"Hydrogen Embrittlement"

Question:

"I have read a little about this subject, and cant seem to get a definite answer. For an automotive application one of our group is looking at brazing 17-4PH steel in 60% Hydrogen at approx 1120C for 5-10mins, is this likely to give problems with HE? I had a feeling that the solution treat after braze may do the trick, but Im a bit concerned about the comment you made about ageing, we plan to follow the standard H900 age which is done at 482C, can you explain a bit more how this may be a cause for concern?"

Answer:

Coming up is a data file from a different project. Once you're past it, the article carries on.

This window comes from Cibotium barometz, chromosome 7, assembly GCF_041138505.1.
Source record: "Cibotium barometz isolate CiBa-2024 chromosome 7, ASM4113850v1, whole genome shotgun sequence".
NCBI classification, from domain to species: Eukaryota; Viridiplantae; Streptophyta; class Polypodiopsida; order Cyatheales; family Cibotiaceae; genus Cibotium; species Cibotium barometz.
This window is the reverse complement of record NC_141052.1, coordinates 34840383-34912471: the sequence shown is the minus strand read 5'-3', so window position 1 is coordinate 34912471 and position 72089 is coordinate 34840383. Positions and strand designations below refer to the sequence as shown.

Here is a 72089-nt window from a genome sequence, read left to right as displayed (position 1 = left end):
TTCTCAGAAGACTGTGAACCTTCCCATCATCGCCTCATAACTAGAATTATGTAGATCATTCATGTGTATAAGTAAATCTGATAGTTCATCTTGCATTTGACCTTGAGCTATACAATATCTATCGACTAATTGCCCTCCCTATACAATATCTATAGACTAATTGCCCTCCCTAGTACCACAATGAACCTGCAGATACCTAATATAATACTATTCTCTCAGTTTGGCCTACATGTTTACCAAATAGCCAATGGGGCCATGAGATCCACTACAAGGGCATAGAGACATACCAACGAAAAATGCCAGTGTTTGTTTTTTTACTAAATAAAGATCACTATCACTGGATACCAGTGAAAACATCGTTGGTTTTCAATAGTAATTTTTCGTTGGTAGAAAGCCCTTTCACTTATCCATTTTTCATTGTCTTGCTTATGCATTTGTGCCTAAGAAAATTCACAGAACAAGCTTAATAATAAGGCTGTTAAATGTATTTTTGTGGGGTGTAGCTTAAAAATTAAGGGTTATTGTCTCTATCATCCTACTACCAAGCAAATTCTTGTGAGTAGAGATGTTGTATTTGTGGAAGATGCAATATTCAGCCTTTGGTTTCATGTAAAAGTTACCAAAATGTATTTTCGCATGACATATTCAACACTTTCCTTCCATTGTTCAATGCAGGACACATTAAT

Any hydrogen absorbed into the 17-4PH should be outgassed when cooling to ambient temperatures unless immediately quenched from brazing temperatures. If quenched but subsequently aged, it should outgas then. Depending on the aging temperature, 17-4PH may be susceptible to HE in service if placed in a corrosive environment. Aging temperatures below 1100F (593C) could be a problem. Aging 17-4 PH at 900F will result in a Rockwell C hardness of HRC 40+. At these hardness levels, depending on the intended service, it may be susceptible to HE if place in a corrosive aqueous environment. I have observed HE of 17-4 PH in downhole directional drilling service at these hardness levels. It will also be susceptible in seawater service, especially if cathodically protected.

 

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